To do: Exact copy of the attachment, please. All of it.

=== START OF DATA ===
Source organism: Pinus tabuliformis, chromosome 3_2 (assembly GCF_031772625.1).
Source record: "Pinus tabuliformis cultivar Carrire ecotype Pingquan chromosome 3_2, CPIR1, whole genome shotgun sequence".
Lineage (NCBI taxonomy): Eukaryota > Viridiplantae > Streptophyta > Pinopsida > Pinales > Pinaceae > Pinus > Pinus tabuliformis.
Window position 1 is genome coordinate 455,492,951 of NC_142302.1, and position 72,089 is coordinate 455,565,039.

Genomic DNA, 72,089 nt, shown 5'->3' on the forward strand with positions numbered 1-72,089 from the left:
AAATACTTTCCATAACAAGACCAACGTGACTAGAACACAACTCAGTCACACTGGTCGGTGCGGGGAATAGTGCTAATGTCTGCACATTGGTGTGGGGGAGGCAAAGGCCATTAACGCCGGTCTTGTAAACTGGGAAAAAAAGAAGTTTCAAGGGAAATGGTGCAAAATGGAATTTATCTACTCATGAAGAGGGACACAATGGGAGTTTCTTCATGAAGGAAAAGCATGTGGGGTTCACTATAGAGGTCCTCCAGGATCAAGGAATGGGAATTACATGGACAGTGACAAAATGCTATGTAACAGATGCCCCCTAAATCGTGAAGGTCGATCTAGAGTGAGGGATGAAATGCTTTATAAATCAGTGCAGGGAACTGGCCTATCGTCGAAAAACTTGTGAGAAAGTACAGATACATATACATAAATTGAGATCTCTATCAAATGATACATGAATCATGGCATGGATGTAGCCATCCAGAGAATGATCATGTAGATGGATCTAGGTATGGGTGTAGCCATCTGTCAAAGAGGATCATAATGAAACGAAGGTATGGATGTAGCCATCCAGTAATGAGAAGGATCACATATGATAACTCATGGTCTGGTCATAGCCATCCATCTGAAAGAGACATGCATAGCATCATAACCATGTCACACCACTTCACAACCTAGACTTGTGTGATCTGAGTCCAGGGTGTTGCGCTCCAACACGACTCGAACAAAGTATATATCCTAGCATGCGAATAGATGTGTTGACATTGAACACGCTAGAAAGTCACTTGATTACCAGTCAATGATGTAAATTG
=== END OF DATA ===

Source organism: Pinus tabuliformis, chromosome 3_2 (assembly GCF_031772625.1).
Source record: "Pinus tabuliformis cultivar Carrire ecotype Pingquan chromosome 3_2, CPIR1, whole genome shotgun sequence".
Lineage (NCBI taxonomy): Eukaryota > Viridiplantae > Streptophyta > Pinopsida > Pinales > Pinaceae > Pinus > Pinus tabuliformis.
Window position 1 is genome coordinate 455,492,951 of NC_142302.1, and position 72,089 is coordinate 455,565,039.

Genomic DNA, 72,089 nt, shown 5'->3' on the forward strand with positions numbered 1-72,089 from the left:
AAATACTTTCCATAACAAGACCAACGTGACTAGAACACAACTCAGTCACACTGGTCGGTGCGGGGAATAGTGCTAATGTCTGCACATTGGTGTGGGGGAGGCAAAGGCCATTAACGCCGGTCTTGTAAACTGGGAAAAAAAGAAGTTTCAAGGGAAATGGTGCAAAATGGAATTTATCTACTCATGAAGAGGGACACAATGGGAGTTTCTTCATGAAGGAAAAGCATGTGGGGTTCACTATAGAGGTCCTCCAGGATCAAGGAATGGGAATTACATGGACAGTGACAAAATGCTATGTAACAGATGCCCCCTAAATCGTGAAGGTCGATCTAGAGTGAGGGATGAAATGCTTTATAAATCAGTGCAGGGAACTGGCCTATCGTCGAAAAACTTGTGAGAAAGTACAGATACATATACATAAATTGAGATCTCTATCAAATGATACATGAATCATGGCATGGATGTAGCCATCCAGAGAATGATCATGTAGATGGATCTAGGTATGGGTGTAGCCATCTGTCAAAGAGGATCATAATGAAACGAAGGTATGGATGTAGCCATCCAGTAATGAGAAGGATCACATATGATAACTCATGGTCTGGTCATAGCCATCCATCTGAAAGAGACATGCATAGCATCATAACCATGTCACACCACTTCACAACCTAGACTTGTGTGATCTGAGTCCAGGGTGTTGCGCTCCAACACGACTCGAACAAAGTATATATCCTAGCATGCGAATAGATGTGTTGACATTGAACACGCTAGAAAGTCACTTGATTACCAGTCAATGATGTAAATTG